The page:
UNITED NATIONS, Aug 27: Opium production in Afghanistan has hit a record $3 billion this year, accounting for more than 90 per cent of the world’s illegal output, a United Nations report said on Monday.

The production concentrated mainly in the strife-torn south of the country, where the Taliban, who once banned poppy cultivation, now profited from the drug trade, the report alleged.

The UN Office on Drugs and Crime (UNODC) showed that the area under opium cultivation rose to 193,000 hectares from 165,000 in 2006, while the harvest soared by more than a third to 8,200 tons from 6,100 tons.

The amount of Afghan land used for growing opium was larger than the total under coca cultivation in Latin America, it said.

No other country has produced narcotics on such a scale since China in the 19th century, the report said.

But the number of opium-free provinces in the centre and north of the country more than doubled from six to 13, revealing an intensification of markedly divergent trends between the north and south.

UNODC Executive Director Antonio Maria Costa called for a more determined effort by the Afghan government and the international community to combat the threats of drugs and insurgency by building upon promising developments in the north and reacting to the dismal failures in the south.

In the centre and north, where the government has increased its authority and presence, cultivation is dropping. In Balkh province cultivation collapsed from 7,200 hectares last year to zero.

By contrast, 80 per cent of opium poppies were grown in a handful of southern provinces along the border with Pakistan.

In Helmand, cultivation rose by 48 per cent to 102,770 hectares. With a population of 2.5 million, Helmand has become the world’s biggest source of illicit drugs, surpassing the output of entire countries like Colombia (coca), Morocco (cannabis) and Myanmar (opium).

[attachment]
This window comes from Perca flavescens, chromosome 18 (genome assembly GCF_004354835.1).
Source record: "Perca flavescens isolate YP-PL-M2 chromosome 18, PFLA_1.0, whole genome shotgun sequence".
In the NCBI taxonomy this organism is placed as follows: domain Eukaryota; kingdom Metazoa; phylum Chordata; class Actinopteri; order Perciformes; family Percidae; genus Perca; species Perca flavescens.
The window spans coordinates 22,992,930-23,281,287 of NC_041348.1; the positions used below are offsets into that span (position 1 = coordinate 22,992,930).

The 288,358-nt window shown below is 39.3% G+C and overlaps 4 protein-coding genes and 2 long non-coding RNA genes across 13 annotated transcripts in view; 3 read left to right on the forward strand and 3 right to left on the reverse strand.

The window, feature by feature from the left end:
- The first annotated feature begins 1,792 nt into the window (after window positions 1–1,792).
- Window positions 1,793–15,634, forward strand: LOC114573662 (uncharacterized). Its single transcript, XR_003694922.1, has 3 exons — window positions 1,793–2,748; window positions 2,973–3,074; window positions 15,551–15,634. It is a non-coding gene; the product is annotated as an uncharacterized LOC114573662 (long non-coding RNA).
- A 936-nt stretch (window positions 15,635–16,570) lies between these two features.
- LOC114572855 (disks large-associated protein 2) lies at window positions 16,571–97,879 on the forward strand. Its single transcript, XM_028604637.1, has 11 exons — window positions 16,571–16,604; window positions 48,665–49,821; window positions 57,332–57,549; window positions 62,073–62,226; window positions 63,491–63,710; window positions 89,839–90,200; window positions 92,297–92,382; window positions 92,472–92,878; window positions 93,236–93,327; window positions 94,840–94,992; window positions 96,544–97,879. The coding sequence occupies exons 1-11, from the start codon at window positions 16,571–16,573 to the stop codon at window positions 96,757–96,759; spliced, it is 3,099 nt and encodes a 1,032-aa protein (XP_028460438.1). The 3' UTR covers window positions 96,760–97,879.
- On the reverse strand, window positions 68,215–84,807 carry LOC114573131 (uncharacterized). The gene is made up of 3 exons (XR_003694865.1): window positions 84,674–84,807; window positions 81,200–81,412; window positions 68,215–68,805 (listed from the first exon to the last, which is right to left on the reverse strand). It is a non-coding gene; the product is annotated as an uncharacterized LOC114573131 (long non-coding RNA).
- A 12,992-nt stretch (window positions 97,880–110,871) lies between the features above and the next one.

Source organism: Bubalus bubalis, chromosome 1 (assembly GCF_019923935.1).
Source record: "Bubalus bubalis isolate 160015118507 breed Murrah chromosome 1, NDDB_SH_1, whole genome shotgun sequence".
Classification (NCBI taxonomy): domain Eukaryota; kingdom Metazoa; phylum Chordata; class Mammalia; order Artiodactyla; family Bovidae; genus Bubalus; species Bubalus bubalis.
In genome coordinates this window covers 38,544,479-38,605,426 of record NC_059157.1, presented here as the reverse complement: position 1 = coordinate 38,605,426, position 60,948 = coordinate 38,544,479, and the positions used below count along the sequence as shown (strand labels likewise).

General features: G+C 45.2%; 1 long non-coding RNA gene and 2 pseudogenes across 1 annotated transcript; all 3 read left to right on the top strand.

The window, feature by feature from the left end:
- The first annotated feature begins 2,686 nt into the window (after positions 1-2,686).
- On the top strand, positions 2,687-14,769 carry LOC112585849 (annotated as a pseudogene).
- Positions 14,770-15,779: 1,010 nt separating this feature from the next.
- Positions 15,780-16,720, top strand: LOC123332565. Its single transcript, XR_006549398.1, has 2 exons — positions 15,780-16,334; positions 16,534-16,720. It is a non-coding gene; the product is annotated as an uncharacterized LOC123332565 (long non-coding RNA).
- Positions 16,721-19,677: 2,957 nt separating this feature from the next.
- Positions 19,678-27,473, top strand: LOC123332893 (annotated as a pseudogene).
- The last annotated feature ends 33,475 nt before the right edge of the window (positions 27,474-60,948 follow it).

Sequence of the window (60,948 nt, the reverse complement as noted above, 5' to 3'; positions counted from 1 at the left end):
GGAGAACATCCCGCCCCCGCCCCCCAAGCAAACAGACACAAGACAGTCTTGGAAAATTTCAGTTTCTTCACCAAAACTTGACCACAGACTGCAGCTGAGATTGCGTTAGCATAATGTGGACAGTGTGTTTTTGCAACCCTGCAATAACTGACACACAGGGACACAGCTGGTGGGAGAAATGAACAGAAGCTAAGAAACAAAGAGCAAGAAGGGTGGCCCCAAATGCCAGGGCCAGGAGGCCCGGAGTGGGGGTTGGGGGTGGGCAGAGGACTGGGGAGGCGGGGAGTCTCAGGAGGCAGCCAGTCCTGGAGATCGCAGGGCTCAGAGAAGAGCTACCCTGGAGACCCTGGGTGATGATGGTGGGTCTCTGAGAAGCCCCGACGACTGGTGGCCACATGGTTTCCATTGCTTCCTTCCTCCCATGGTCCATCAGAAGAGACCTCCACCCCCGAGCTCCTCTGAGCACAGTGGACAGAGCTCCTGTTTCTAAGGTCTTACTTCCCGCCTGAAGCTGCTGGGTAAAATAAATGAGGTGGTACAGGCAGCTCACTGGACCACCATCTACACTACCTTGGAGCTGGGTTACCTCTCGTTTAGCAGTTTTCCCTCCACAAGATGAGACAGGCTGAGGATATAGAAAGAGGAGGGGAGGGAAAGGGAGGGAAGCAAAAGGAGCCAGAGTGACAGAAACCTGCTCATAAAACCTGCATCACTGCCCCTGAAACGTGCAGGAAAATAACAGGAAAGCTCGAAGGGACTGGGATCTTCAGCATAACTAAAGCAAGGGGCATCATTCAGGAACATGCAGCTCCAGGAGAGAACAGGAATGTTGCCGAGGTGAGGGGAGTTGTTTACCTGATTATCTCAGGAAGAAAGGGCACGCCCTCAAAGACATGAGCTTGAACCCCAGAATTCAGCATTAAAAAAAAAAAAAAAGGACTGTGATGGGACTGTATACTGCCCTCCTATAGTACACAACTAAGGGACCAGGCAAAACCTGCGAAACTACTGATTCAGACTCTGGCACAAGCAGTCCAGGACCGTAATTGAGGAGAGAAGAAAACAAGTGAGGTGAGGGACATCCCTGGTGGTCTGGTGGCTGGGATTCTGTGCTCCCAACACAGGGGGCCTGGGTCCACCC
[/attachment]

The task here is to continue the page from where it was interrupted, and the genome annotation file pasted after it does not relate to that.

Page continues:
Poverty could not be used as an excuse for growing poppy, Mr Costa said. Some of the most fertile regions in the south had become the opium-producing heartland while poorer provinces in the centre and north, where per capita income was half that of the south, were opium-free.

“Opium cultivation is inversely related to the degree of government control. Where anti-government forces reign, poppies flourish,” he said, noting that the Taliban had reversed their edict of 2000 banning cultivation. “What used to be considered a sin is now being encouraged.” But UNODC village surveys indicated that the main reason farmers chose not to grow poppies was that they consider it against Islam. “Only 14 per cent of the population is involved in opium cultivation. The vast majority of Afghans want to turn their country away from drugs and crime. They deserve our support,” Mr Costa said. He called for higher rewards for non-opium farmers.

“Assistance is plentiful but not being disbursed fast enough. I see a risk of some provinces sliding back to poppy cultivation,” he noted.

He underlined the need for greater deterrents to dissuade farmers from planting opium, and an end to collusion that enabled rich landlords to evade eradication. A no-opium pledge should be embedded in all development aid programmes. He also urged the Afghan government to get tough on corruption.